Usually only brain congestion; Herpesvirus hominis infection often produces a hemorrhagic necrotizing lesion, chiefly in anterior temporal and inferior frontal cortex. Longstanding HIV encephalitis produces generalized gray and white matter atrophy. Prion ("slow virus") infections produce mild gray matter atrophy.

c. Microscopic Appearance

Most viruses induce perivascular infiltration of lymphocytes, microglia, and monocytes, neuronal death with neuronophagia, and clusters of macrophages and glial cells (glial nodules). HIV encephalitis produces a minor degree of these changes along with perivascular multinucleated giant cells, but the cause of major brain dysfunction is in dispute. Certain viruses cause characteristic intranuclear and/or intracytoplasmic inclusions. Prions produce only gray matter vacuolization, neuronal loss and intense gliosis without inflammation (spongiform encephalopathy) and rare PAS-positive plaques.

d. Lesion Distribution and Clinical Correlates

1. Diffuse blood-borne infections produce headache, fever, delirium and progressive obtundation.

2. Herpesvirus hominis encephalitis causes memory loss and signs of unilateral or bilateral temporal lobe mass.

3. Prion infection (Creutzfeldt-Jakob disease) produces dementia, myoclonus, and visual hallucinations over a course of several months.


1. Extrinsic, with compression of CNS - meningioma, Schwannoma, pituitary adenoma, craniopharyngioma.

a. Macroscopic Appearance

1. Sharply demarcated from CNS if benign

2. Meningioma is firm and homogeneous; Schwannoma is firm but may have multi-colored, cystic, degenerated areas; pituitary adenoma is vascular and friable.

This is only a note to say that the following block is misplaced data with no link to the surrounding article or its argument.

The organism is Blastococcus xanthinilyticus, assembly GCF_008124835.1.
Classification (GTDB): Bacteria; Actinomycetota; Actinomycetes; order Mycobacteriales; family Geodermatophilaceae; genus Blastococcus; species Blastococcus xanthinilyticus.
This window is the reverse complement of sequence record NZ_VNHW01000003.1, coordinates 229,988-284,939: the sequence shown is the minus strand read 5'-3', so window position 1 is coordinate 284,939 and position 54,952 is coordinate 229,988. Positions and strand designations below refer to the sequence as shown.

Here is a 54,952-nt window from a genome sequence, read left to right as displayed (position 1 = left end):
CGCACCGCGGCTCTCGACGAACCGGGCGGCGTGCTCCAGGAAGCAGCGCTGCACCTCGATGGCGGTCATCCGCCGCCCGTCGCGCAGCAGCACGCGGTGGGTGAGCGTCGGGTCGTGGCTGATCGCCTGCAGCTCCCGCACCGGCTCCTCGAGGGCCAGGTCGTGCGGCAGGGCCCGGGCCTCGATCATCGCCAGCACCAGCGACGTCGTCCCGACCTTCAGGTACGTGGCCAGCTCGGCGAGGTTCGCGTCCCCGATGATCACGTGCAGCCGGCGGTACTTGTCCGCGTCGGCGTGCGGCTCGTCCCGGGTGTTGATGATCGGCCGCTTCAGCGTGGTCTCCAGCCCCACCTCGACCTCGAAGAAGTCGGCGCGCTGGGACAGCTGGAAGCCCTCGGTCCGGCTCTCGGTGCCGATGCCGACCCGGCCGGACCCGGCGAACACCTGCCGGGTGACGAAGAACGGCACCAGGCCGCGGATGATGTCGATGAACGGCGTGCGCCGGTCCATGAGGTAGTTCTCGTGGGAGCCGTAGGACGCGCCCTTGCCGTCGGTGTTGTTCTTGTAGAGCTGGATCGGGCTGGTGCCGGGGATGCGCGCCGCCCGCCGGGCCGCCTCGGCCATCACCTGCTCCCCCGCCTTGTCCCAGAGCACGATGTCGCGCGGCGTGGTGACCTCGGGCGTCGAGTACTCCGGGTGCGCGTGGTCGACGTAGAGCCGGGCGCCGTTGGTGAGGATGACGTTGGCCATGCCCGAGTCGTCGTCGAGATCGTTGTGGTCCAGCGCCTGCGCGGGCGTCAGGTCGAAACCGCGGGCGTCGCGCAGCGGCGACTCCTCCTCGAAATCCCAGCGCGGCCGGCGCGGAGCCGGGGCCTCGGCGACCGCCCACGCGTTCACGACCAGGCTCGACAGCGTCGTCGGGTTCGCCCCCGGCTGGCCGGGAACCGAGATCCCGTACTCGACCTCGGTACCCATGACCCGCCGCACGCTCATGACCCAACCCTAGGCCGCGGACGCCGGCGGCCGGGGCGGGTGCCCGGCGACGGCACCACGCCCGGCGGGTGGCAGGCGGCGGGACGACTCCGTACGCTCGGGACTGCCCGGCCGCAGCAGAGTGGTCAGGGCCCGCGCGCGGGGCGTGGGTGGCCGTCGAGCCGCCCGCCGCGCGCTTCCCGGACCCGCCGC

3. Meningiomas attach to dura, Schwannomas attach to nerve root (often acoustic nerve).

4. Cysts: craniopharyngioma

b. Microscopic Appearance

1. Cellular relationships: whorls of cells inmeningioma, palisades of nuclei in Schwannoma.

2. Compact glandular tissue in pituitary adenoma

3. Keratinizing squamous epithelium in craniopharyngioma

c. Lesion Distribution and Clinical Correlates

1. Meningioma: cerebral convexity - focal or generalized seizures; parasagittal - paraplegia; medial sphenoid wing -visual loss, oculomotor palsy, psychomotor seizures with olfactory aura; olfactory groove - ipsilateral anosmia.

2. Schwannoma: usually cranial nerve VIII dysfunction initially (tinnitus, hearing loss).

3. Pituitary adenoma: panhypopituitarism or signs of hormonal secretion (usually prolactin or growth hormone); later bitemporal hemianopsia.

4. Craniopharyngioma - hypopituitarism, bitemporal hemianopsia due to suprasellar location.

2. Intrinsic, but apparently sharply demarcated from surrounding brain - malignant glial neoplasm (anaplastic astrocytoma, glioblastoma multiforme), medulloblastoma, metastatic melanoma or carcinoma (most often lung or breast).

a. Macroscopic Appearance

Heterogeneous (multiforme) appearance due to hemorrhage, necrosis, and vascular proliferation. Central zone may be totally necrotic and resemble an abscess. Surrounding brain extremely edematous.

b. Microscopic Appearance

1. Anaplastic astrocytoma (grade 3) contains a few cells that are elongated and resemble mature astrocytes, but majority of cells are bizarre with pleomorphic nuclei and mitoses. Mean K(67 labelling index 20%.

2. Secondary vascular changes that characterize glioblastoma multiforme (grade 4 astrocytoma) include endothelial proliferation and small necrotic foci (pseudopalisades). Mean Ki67 labelling index 30%.

3. Medulloblastoma is a primitive neuroectodermal tumor (PNET) that is made up of small, round hyperchromatic nuclei in sheets or neuroblastic rosettes with many mitoses. Ki67 labelling index 15-55%.